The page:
Pants is a fast, scalable, user-friendly build and developer workflow system for codebases of all sizes, including yours!
Pants installs, orchestrates and runs dozens of standard underlying tools - compilers, code generators, dependency resolvers, test runners, linters, formatters, packagers, REPLs and more - composing them into a single stable, hermetic toolchain, and speeding up your workflows via caching and concurrency.
Pants is designed to be easy to adopt, use, and extend. It doesn't require you to refactor your codebase or to create and maintain massive amounts of build metadata. You invoke it directly on source files and directories, so it doesn't require users to adopt a new conceptual model.
Pants is currently focused on Python, Go, Java, Scala, Shell, and Docker, with more languages and frameworks coming soon. The Pants community is friendly and helpful and welcomes involvement of anyone who is interested in creating modern software development tooling.
Pants is useful for repos of all sizes, but is particularly valuable for those containing multiple distinct but interdependent pieces.
Pants works well with (but does not require) a monorepo architecture: a codebase containing multiple projects—often using multiple programming languages and frameworks—in a single unified repository. If you want to scale your codebase without breaking it up into multiple disconnected repos, with all the versioning and maintenance headaches that causes, Pants provides the tooling for you to do so effectively.
Pants is designed for fast, consistent, ergonomic builds. Some noteworthy features include:
- Dependency modeling using static analysis instead of handwritten metadata
- Fine-grained invalidation
- Shared result caching
- Concurrent and remote execution
- Support for dependency lockfiles to prevent supply chain attacks
- A unified interface across all tools and languages
- Extensibility and customizability via a plugin API
- Code introspection features
- Pants ships with support for Python, Go, Java, Scala and Shell.
- Pants supports a wide range of code generators (such as Thrift, Protobuf, Scrooge and Avro), linters and formatters, and it is easy to add support for new or custom ones
- Pants can create standalone binaries, Docker images, AWS Lambdas and GCP Cloud Functions
We're listening to the community for which languages, frameworks and tools we should support next, so let us know about your needs by opening an issue on GitHub or chatting with us about it on the community Slack!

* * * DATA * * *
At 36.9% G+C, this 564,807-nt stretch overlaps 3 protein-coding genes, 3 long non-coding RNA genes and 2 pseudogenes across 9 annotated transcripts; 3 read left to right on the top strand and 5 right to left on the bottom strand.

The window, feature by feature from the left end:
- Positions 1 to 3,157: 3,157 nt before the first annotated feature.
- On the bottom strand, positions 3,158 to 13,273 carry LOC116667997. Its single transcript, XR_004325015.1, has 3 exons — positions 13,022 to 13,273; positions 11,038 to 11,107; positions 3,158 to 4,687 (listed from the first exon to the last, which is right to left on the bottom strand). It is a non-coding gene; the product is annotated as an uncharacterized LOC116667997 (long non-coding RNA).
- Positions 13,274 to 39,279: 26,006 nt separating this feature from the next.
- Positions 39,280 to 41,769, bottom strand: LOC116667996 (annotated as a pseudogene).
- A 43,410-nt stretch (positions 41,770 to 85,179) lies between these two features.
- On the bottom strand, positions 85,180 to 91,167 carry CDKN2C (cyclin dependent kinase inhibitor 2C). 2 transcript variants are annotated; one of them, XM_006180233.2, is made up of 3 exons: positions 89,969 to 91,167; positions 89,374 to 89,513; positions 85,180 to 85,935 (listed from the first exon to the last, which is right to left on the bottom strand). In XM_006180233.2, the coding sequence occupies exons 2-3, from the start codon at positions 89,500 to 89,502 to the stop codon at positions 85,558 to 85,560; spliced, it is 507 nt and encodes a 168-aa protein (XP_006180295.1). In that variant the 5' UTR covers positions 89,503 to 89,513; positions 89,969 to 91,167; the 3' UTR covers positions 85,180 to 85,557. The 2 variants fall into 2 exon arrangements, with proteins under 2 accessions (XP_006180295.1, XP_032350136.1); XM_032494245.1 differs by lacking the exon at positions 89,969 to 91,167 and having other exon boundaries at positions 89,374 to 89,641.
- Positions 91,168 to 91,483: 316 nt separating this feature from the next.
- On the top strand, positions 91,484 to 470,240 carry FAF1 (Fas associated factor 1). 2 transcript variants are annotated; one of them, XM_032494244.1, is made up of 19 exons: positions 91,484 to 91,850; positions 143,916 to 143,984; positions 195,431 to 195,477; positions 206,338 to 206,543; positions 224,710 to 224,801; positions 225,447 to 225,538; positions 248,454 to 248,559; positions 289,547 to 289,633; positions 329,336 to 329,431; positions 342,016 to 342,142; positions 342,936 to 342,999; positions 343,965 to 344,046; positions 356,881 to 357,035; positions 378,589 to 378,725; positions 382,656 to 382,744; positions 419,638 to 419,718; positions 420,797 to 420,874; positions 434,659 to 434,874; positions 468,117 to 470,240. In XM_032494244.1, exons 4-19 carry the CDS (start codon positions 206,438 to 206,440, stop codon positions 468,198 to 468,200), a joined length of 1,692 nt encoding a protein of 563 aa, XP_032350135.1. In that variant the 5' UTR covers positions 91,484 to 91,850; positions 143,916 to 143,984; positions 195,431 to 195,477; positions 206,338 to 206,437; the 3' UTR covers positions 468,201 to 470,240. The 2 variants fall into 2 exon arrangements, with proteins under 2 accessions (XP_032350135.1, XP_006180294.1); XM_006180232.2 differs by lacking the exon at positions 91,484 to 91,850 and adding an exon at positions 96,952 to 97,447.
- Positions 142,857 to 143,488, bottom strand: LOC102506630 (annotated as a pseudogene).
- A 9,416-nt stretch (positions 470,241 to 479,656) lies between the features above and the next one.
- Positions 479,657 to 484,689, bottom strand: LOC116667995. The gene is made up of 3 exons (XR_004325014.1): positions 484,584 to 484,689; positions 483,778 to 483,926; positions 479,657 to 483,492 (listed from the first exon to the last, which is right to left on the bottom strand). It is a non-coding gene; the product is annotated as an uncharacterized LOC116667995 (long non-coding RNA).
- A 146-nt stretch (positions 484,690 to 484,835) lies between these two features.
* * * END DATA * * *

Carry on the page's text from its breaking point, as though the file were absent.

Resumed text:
Pants was designed for extensibility, and we welcome contributions!
The core of Pants is its execution engine, which sequences and coordinates all the underlying work. The engine is written in Rust, for performance. The underlying work is performed by executing rules, which are typed Python 3 async coroutines for familiarity and simplicity.
The engine is designed so that fine-grained invalidation, concurrency, hermeticity, caching, and remote execution happen naturally, without rule authors needing to think about it.
See here for more details about the Pants engine.
Pants (v2) is a leap forward in the evolution of build systems, a category that runs from the venerable Make through Ant, Maven, Gradle and SBT, to Bazel, Please, Buck, Pants v1 and others.
Its design leans on ideas and inspiration from these earlier tools, while optimizing not just for speed and correctness, but also for ease of adoption, ease of use and ease of extension, all for real-world use cases at a variety of teams.
Pants is making engineering teams productive and happy at a range of companies and organizations. See a sample of them here!
Pants v2 vs. v1
This documentation is for Pants v2, which is a new system built from the ground up, based on lessons from past work on Pants v1, as well valued feedback from the user community. See <https://v1.pantsbuild.org> for Pants v1 documentation.
Updated 7 days ago